The Chinese dream

Ever since China’s new President Xi Jinping coined the term “the Chinese Dream”, people both within the People’s Republic of China (PRC) and outside have been asking for a definition of the expression.
In a visit to the “Road to Revival” exhibit at the National Museum in Beijing, Jinping delivered a speech, elaborating the phrase: “Everyone has their own ideals, pursuits and dreams.” He added: “The greatest Chinese dream, I think, is to achieve great rejuvenation of the Chinese nation.”
Last week, Chinese Ambassador to Islamabad, Liu Jian, during a visit to the Strategic Studies Institute, provided glimpses into the new blueprint for China’s future development. Delving deeper into the concept, he related four important elements:
First, it highlighted the pursuit of “Chinese Dream”, based on Chinese reality and future vision. The dream of great rejuvenation of PRC is a dream of the whole nation, as well as of every individual. He reiterated that China must take the “Chinese way”, the way of socialism with Chinese characteristics, foster the “Chinese spirit” that features patriotism and unite the people as a form of “Chinese strength” to realise the dream.
Explaining the details about the idea, he stated that PRC has set up two goals:
One, by the year 2020, during the 100th anniversary of the establishment of Chinese Communist Party, it will complete the building up of a moderately prosperous society in all respects. China’s GDP and per capita income for both urban and rural residents will double that of 2010.
Two, by the year 2049, during the 100th anniversary of the establishment of the PRC, it will build China into a modern or developed country. This is a clear-out commitment to improve people’s wellbeing.
Jian reverberated President Jinping’s thoughts that his people have an ardent love for life. “They wish to have better education, more stable jobs, more income, greater social security, better medical and healthcare, improved housing conditions and a better environment. They want their children to be blessed with sound growth, have good jobs and lead a more enjoyable life. To meet their desire for a happy life is China’s mission.”
Second, it endorsed the guiding principle of scientific development. This means that China’s growth model will continue to shift towards quality, towards putting people first and will be more balanced, coordinated and sustainable. This new model aims for greater social fairness and justice, and more equitable income distribution system so that all the people can share the fruits of development.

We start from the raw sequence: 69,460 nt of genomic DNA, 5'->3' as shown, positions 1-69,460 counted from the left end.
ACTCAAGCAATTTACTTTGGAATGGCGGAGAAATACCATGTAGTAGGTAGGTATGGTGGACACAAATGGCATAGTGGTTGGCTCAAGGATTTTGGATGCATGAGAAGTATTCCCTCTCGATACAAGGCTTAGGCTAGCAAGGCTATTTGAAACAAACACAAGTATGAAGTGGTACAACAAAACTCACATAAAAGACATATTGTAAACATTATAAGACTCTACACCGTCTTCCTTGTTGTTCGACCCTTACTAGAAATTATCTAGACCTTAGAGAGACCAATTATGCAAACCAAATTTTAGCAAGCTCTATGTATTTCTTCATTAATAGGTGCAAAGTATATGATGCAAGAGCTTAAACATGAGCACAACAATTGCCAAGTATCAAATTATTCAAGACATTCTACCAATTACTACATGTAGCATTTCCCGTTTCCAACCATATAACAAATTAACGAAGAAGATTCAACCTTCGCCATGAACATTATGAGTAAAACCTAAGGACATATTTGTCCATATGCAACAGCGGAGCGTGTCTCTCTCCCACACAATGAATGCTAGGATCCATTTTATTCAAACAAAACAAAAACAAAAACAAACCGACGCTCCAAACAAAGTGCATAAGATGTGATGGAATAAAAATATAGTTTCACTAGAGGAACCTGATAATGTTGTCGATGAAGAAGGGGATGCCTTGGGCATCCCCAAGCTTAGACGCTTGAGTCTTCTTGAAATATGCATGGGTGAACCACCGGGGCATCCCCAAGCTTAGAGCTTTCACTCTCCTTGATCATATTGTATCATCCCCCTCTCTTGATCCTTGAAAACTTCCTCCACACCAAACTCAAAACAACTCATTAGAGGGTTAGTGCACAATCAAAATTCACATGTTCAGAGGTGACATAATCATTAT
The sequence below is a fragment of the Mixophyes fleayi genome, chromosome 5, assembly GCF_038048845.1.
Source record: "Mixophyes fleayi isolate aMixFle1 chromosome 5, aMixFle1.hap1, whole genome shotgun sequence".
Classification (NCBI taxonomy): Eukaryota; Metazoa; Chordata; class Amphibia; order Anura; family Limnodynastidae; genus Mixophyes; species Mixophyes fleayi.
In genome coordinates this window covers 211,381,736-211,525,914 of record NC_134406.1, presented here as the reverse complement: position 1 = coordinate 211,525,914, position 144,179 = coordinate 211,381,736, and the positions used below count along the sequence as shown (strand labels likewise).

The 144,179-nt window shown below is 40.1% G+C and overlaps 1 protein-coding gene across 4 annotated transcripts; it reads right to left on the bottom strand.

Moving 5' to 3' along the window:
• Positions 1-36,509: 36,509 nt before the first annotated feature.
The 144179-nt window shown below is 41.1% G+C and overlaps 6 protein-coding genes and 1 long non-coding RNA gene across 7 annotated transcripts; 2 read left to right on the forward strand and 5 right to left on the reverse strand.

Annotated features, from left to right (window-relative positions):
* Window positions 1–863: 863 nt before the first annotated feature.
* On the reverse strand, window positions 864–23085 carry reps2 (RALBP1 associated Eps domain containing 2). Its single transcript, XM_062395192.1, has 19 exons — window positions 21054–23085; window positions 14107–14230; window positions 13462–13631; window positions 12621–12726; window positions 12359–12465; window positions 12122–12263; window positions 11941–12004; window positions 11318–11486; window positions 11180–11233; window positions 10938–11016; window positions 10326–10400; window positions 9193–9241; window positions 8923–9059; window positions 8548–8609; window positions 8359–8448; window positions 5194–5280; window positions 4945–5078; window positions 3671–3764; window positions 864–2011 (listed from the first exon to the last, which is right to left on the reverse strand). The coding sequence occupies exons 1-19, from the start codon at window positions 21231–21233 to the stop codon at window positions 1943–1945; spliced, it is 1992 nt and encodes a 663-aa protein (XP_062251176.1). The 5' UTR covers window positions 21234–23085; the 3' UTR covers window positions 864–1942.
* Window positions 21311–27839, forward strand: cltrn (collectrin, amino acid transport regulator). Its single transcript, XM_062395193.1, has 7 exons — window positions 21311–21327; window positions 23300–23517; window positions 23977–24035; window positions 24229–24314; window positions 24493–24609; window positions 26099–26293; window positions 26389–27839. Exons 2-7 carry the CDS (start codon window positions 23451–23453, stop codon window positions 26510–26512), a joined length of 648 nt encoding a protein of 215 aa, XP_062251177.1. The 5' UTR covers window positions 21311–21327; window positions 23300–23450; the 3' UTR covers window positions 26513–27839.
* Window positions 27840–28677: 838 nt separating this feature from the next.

Third, it emphasised further deepening of reform and opening up. This time he echoed Premier Li Keqiang’s words: “Reform will remain the biggest bonus in China’s future development.” The priorities for economic reform include: to balance the role of government and market and let the market play a bigger role in allocating resources; to ensure that economic entities under all forms of ownership have equal access to factors of production in accordance with the law, compete on a level playing field and be protected by the law as equals; to continue adjusting the economic structure that boosts domestic demand and expands the domestic markets and to promote greater openness in the economy.
The priorities for political structure reform include: to improve the system of socialist consultative democracy, community-level democracy; to promote law-based governance of the country and to improve the checks and oversight over exercise of power.
Finally, reaffirming the commitment to peaceful development, Jian stressed that China will develop itself by securing a peaceful international environment and promote world peace through its own development. It will pursue an independent foreign policy of peace and uphold a win-win strategy through opening up and cooperation to benefit all.
China is committed to growing friendship and cooperation with other countries in order to work jointly to meet the global challenges, consolidate friendly relations, deepen mutually-beneficial cooperation and ensure that its development will bring more benefits specifically to its neighbours.
Every country has the right to follow its dreams. The Americans had their own dream; the Chinese dream is programmed for fruition. It is high time we, Pakistanis, too charted our own course to follow our dream.
The country is about to hold fresh elections. It is imperative that the new dispensation gives ample attention to addressing the ills facing the Pakistani society and give a chance to the country to fulfil its dreams befittingly and rise to its true potential.
The writer is a former group captain of PAF, who also served as air and naval attaché at Riyadh. Currently, he is a columnist, analyst and host of programme Defence and Diplomacy on PTV.

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